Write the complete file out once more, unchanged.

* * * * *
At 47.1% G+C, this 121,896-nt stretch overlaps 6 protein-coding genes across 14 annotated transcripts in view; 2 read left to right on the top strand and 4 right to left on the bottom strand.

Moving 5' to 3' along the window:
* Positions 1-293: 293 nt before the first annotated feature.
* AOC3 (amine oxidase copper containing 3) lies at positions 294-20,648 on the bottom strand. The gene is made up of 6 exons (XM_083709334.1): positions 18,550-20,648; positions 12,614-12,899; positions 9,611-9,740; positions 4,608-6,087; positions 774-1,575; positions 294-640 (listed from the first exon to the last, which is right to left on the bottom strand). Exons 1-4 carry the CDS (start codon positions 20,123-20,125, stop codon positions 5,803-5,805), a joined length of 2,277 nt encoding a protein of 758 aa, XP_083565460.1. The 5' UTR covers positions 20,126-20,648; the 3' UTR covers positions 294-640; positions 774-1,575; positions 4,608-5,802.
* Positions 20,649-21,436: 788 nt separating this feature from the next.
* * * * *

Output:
At 47.1% G+C, this 121,896-nt stretch overlaps 6 protein-coding genes across 14 annotated transcripts in view; 2 read left to right on the top strand and 4 right to left on the bottom strand.

Moving 5' to 3' along the window:
* Positions 1-293: 293 nt before the first annotated feature.
* AOC3 (amine oxidase copper containing 3) lies at positions 294-20,648 on the bottom strand. The gene is made up of 6 exons (XM_083709334.1): positions 18,550-20,648; positions 12,614-12,899; positions 9,611-9,740; positions 4,608-6,087; positions 774-1,575; positions 294-640 (listed from the first exon to the last, which is right to left on the bottom strand). Exons 1-4 carry the CDS (start codon positions 20,123-20,125, stop codon positions 5,803-5,805), a joined length of 2,277 nt encoding a protein of 758 aa, XP_083565460.1. The 5' UTR covers positions 20,126-20,648; the 3' UTR covers positions 294-640; positions 774-1,575; positions 4,608-5,802.
* Positions 20,649-21,436: 788 nt separating this feature from the next.